Canning captures consumers’ attention and manufacturers are responding.
By Allison Zisko
Fresh fruit and vegetable consumption is on the rise as more consumers make healthy changes to the types of food they and their families eat, according to market researcher A.J. Riedel of Riedel Marketing Group. There is also strong interest in locally grown produce and an increase in the number of people who grow their own fruits and vegetables.
“It would stand to reason that the people who grow their own vegetables and fruits would be interested in canning,” she says. “Two years ago, when I first surveyed the HIPsters [Riedel’s Hometrends Influentials Panel, a hand-selected consumer group who are regularly polled on housewares-related issues] about canning, 31% of them were already doing some canning, and had been for several years, and 20% were thinking about starting to can.”
With this forward momentum, some housewares manufacturers have embraced the trend. Fagor America’s Duo 10-piece canning set, which includes the 10-quart Duo Pressure Cooker/Canner, a canning cookbook, a canning rack, jar wrench, jar lifter and other tools, has become one of the company’s best-selling items, says Sara de la Hera, vice president of sales and marketing for the South Hackensack, N.J.-based company. Fagor plans to introduce its next pressure cooker canner this spring. “It is a growing consumer trend that more retailers are taking advantage of,” de la Hera says. “Sales are obviously stronger between June and September but they are also growing during the rest of the year.”
In November, Jarden Home Brands, a subsidiary of Rye, N.Y.-based Jarden Corp., introduced the FreshTECH Automatic Home Canning System, a countertop food preservation appliance. The company, which also manufactures Ball Glass Mason Jars, reported a 31% increase in year-over-year jar sales.
“Canning is certainly a growing consumer trend,” says Steve Hungsberg, senior brand manager for Jarden Home Brands. Hungsberg sees the same increased consumer interest in fresh fruits and vegetables and healthy eating that Riedel did and adds that canning enables consumers to eat fresh, local foods year-round.
“Also, younger generations have started canning thanks to new products that simplify the canning process and take the intimidation out of learning,” Hungsberg says. The company established a website, www.freshpreserving.com, to help consumers access more canning resources and make the canning process easier.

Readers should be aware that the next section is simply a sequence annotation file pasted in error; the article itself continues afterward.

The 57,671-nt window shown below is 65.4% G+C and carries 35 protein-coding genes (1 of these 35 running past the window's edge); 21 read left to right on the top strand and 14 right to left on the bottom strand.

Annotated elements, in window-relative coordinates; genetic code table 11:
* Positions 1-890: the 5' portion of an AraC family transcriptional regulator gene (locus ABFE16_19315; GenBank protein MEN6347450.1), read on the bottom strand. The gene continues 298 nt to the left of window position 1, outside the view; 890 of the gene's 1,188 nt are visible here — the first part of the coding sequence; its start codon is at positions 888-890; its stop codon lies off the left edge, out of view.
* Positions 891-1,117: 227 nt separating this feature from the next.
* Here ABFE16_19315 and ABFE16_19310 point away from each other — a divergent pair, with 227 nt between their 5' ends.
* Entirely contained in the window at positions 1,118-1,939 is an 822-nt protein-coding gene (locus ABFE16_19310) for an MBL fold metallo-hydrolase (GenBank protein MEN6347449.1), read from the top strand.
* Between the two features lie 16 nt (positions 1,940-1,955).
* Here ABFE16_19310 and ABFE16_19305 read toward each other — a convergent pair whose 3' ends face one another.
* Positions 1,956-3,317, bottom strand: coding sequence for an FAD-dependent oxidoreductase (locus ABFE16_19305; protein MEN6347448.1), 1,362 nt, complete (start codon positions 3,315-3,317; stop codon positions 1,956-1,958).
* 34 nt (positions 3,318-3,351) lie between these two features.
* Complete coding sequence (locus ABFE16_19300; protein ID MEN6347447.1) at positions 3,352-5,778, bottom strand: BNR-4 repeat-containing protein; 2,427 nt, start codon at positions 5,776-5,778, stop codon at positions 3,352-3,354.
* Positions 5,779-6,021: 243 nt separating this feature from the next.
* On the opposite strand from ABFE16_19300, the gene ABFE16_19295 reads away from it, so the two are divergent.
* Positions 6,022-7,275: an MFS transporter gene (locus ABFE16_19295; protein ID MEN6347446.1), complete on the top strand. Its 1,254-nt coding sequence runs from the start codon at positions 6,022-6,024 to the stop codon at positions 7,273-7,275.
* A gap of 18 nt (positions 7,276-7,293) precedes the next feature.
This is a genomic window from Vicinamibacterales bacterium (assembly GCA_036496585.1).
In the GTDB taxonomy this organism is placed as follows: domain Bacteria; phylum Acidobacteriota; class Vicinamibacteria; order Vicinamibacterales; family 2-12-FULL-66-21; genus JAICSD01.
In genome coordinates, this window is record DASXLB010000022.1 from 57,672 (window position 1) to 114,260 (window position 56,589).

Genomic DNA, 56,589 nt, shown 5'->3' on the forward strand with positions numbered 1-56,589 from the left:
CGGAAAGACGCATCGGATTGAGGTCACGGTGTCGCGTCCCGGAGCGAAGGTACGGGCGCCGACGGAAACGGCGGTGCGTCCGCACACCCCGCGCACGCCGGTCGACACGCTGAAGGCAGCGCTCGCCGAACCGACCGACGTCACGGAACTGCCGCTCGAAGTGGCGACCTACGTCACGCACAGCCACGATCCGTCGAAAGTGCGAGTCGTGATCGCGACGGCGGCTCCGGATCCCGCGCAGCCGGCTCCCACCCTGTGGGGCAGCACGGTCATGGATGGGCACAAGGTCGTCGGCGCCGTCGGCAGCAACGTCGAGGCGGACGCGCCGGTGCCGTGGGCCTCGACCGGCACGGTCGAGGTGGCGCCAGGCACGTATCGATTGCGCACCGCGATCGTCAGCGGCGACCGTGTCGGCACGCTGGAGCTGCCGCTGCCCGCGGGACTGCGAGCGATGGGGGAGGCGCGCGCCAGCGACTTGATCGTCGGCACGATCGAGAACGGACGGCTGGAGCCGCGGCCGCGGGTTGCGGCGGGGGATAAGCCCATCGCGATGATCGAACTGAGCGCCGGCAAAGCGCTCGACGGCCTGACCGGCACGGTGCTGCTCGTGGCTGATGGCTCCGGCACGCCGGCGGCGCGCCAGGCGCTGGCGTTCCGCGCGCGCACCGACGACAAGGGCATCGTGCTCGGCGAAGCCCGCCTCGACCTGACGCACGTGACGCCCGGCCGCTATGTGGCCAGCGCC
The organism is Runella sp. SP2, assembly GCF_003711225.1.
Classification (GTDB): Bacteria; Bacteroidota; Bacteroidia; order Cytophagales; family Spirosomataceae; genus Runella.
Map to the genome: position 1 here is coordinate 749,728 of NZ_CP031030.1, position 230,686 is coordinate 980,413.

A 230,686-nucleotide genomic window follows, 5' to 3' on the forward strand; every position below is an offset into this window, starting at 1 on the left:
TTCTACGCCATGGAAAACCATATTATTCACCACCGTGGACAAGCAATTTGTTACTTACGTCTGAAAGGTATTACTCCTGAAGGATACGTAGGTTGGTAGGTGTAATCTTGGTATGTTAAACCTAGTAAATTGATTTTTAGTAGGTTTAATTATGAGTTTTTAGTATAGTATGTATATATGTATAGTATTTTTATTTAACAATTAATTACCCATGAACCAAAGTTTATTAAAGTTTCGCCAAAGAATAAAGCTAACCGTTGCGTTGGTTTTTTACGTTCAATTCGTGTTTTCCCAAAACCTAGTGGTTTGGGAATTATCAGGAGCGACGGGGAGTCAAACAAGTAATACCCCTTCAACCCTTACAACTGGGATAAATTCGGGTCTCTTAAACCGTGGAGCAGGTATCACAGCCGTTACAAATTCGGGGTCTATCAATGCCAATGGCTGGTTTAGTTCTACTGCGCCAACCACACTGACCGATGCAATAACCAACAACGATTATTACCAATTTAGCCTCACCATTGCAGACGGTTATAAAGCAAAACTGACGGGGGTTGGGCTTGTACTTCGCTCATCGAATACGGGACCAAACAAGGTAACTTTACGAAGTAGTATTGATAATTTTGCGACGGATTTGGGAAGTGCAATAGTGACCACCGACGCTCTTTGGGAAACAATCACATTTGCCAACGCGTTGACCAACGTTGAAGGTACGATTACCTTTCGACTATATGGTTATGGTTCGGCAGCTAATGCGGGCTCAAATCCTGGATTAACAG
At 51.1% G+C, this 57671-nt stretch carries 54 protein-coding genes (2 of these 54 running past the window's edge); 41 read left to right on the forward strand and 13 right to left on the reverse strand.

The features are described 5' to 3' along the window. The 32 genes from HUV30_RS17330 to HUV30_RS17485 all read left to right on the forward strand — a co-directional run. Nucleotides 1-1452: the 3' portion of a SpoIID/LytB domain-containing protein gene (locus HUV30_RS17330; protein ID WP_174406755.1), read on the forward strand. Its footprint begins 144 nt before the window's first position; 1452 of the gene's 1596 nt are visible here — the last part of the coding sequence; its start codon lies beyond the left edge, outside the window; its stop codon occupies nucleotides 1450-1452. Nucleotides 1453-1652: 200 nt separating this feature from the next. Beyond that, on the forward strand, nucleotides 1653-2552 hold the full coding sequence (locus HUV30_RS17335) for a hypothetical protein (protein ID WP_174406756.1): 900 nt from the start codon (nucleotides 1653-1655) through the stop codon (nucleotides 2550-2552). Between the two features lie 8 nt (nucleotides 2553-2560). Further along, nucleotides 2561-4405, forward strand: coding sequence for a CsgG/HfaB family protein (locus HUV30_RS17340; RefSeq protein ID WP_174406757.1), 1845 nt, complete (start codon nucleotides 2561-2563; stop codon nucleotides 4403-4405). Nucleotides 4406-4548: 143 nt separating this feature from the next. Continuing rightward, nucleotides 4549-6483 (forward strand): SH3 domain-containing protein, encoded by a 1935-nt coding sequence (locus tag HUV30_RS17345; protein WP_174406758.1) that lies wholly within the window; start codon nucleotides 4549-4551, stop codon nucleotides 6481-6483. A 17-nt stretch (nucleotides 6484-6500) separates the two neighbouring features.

The FreshTECH system uses SmartPRESERVE Technology, an energy-efficient and hybrid technology that senses and constantly monitors time and temperature. This enables canning to take place without the need for stovetop monitoring. It also uses dual temperature sensors and seven built-in safety features to ensure that foods are processed at the correct temperature for safe, shelf-stable storage for up to a year.
Interest in canning jars—whether for actual canning or as a decorative accessory—has increased, say industry observers. “Our team receives countless inquiries about home canning,” says Laurie O’Hara, spokesperson for New York-based Bormioli Rocco, which offers two types of glass canning jars. “Consumers are mainly interested in the proper techniques of canning, but also are always interested in sharing creative and alternative ways to use our jars.”
Bormioli Rocco’s Fido jars feature an easy-to-open metal clasp and a replaceable rubber gasket to keep food fresh. Its Quattro Stagioni Jars feature a one-piece metal lid with an interior seal that guarantees to keep contents fresh. The two lines sell equally well in all different channels of distribution, according to O’Hara, but different regions market the jars in different ways. “The South, Midwest and Northwest regions tend to market canning products in the most traditional sense—for canning and preserving foods—while the Northeast and West Coast market canning products as an all-purpose housewares item, great to use for canning, drinking glasses, serving food, storing and gifting. We’ve seen some chefs use our jars to serve desserts, appetizers and even full entrees,” she says.
Jaci Volles, CMO for the Lancaster, Ohio-based Anchor Hocking Co., also sees the restaurant-home connection fueling the popularity of canning jars. “The whole trend starts with what the chefs are doing,” she says. “They have picked up on the whole farm-to-table trend. The style of the jars themselves—and the interest in vintage or mid-century designs—are popular, so you see them everywhere.”
Anchor has been making canning jars to sell to the lighting and candle industries, but it also made a significant investment in a canning jar facility as part of a recent agreement with Walmart. The company invested $1.8 million in its Monaca, Pa. plant for the necessary high-speed automation needed to produce Made in the USA glass Mainstays Canning Jars for Walmart. The investment supports Walmart’s commitment to buy an additional $50 billion in U.S.-made products over the next 10 years.
“We’ve always looked for ways to grow,” Volles says. “We worked on this for over a year. This was a portion of business imported from China that appeared a natural fit for us—we have some classic shapes in the industry—and we agreed together that this was a viable opportunity.”
After the Walmart rollout, which includes three sizes of jars sold in packs of 12, Anchor will make canning jars for other channels of distribution, with the opportunity for embossing, Volles adds. “This is one trend we know is big with consumers but also in our office—it’s easy to get excited about—there are so many opportunities to create ideas.”